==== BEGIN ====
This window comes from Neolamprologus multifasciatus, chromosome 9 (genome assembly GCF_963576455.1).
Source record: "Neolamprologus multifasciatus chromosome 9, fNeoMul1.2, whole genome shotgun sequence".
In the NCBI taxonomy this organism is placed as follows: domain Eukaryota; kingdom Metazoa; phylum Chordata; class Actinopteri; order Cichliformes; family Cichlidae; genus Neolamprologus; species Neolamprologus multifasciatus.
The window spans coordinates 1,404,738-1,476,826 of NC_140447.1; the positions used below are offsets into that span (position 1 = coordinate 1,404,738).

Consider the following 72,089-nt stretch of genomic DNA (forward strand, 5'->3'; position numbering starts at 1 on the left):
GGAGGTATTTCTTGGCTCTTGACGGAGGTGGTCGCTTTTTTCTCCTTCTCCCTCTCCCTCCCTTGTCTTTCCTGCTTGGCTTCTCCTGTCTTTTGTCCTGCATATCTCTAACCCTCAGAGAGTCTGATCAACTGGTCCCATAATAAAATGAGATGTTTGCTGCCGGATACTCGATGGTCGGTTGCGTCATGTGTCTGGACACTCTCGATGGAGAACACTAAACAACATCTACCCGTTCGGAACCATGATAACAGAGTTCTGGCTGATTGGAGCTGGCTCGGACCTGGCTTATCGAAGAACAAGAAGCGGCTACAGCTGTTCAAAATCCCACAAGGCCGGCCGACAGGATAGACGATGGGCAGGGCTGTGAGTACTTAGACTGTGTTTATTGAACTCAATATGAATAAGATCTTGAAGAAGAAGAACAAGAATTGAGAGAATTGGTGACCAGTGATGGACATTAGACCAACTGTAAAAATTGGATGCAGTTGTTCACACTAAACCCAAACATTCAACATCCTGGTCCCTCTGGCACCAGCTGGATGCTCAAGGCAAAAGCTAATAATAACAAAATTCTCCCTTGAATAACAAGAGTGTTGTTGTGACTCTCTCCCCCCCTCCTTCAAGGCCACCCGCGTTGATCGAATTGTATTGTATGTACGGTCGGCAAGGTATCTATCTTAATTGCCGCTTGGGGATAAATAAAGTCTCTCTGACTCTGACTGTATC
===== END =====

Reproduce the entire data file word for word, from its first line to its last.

This window comes from Neolamprologus multifasciatus, chromosome 9 (genome assembly GCF_963576455.1).
Source record: "Neolamprologus multifasciatus chromosome 9, fNeoMul1.2, whole genome shotgun sequence".
In the NCBI taxonomy this organism is placed as follows: domain Eukaryota; kingdom Metazoa; phylum Chordata; class Actinopteri; order Cichliformes; family Cichlidae; genus Neolamprologus; species Neolamprologus multifasciatus.
The window spans coordinates 1,404,738-1,476,826 of NC_140447.1; the positions used below are offsets into that span (position 1 = coordinate 1,404,738).

Consider the following 72,089-nt stretch of genomic DNA (forward strand, 5'->3'; position numbering starts at 1 on the left):
GGAGGTATTTCTTGGCTCTTGACGGAGGTGGTCGCTTTTTTCTCCTTCTCCCTCTCCCTCCCTTGTCTTTCCTGCTTGGCTTCTCCTGTCTTTTGTCCTGCATATCTCTAACCCTCAGAGAGTCTGATCAACTGGTCCCATAATAAAATGAGATGTTTGCTGCCGGATACTCGATGGTCGGTTGCGTCATGTGTCTGGACACTCTCGATGGAGAACACTAAACAACATCTACCCGTTCGGAACCATGATAACAGAGTTCTGGCTGATTGGAGCTGGCTCGGACCTGGCTTATCGAAGAACAAGAAGCGGCTACAGCTGTTCAAAATCCCACAAGGCCGGCCGACAGGATAGACGATGGGCAGGGCTGTGAGTACTTAGACTGTGTTTATTGAACTCAATATGAATAAGATCTTGAAGAAGAAGAACAAGAATTGAGAGAATTGGTGACCAGTGATGGACATTAGACCAACTGTAAAAATTGGATGCAGTTGTTCACACTAAACCCAAACATTCAACATCCTGGTCCCTCTGGCACCAGCTGGATGCTCAAGGCAAAAGCTAATAATAACAAAATTCTCCCTTGAATAACAAGAGTGTTGTTGTGACTCTCTCCCCCCCTCCTTCAAGGCCACCCGCGTTGATCGAATTGTATTGTATGTACGGTCGGCAAGGTATCTATCTTAATTGCCGCTTGGGGATAAATAAAGTCTCTCTGACTCTGACTGTATC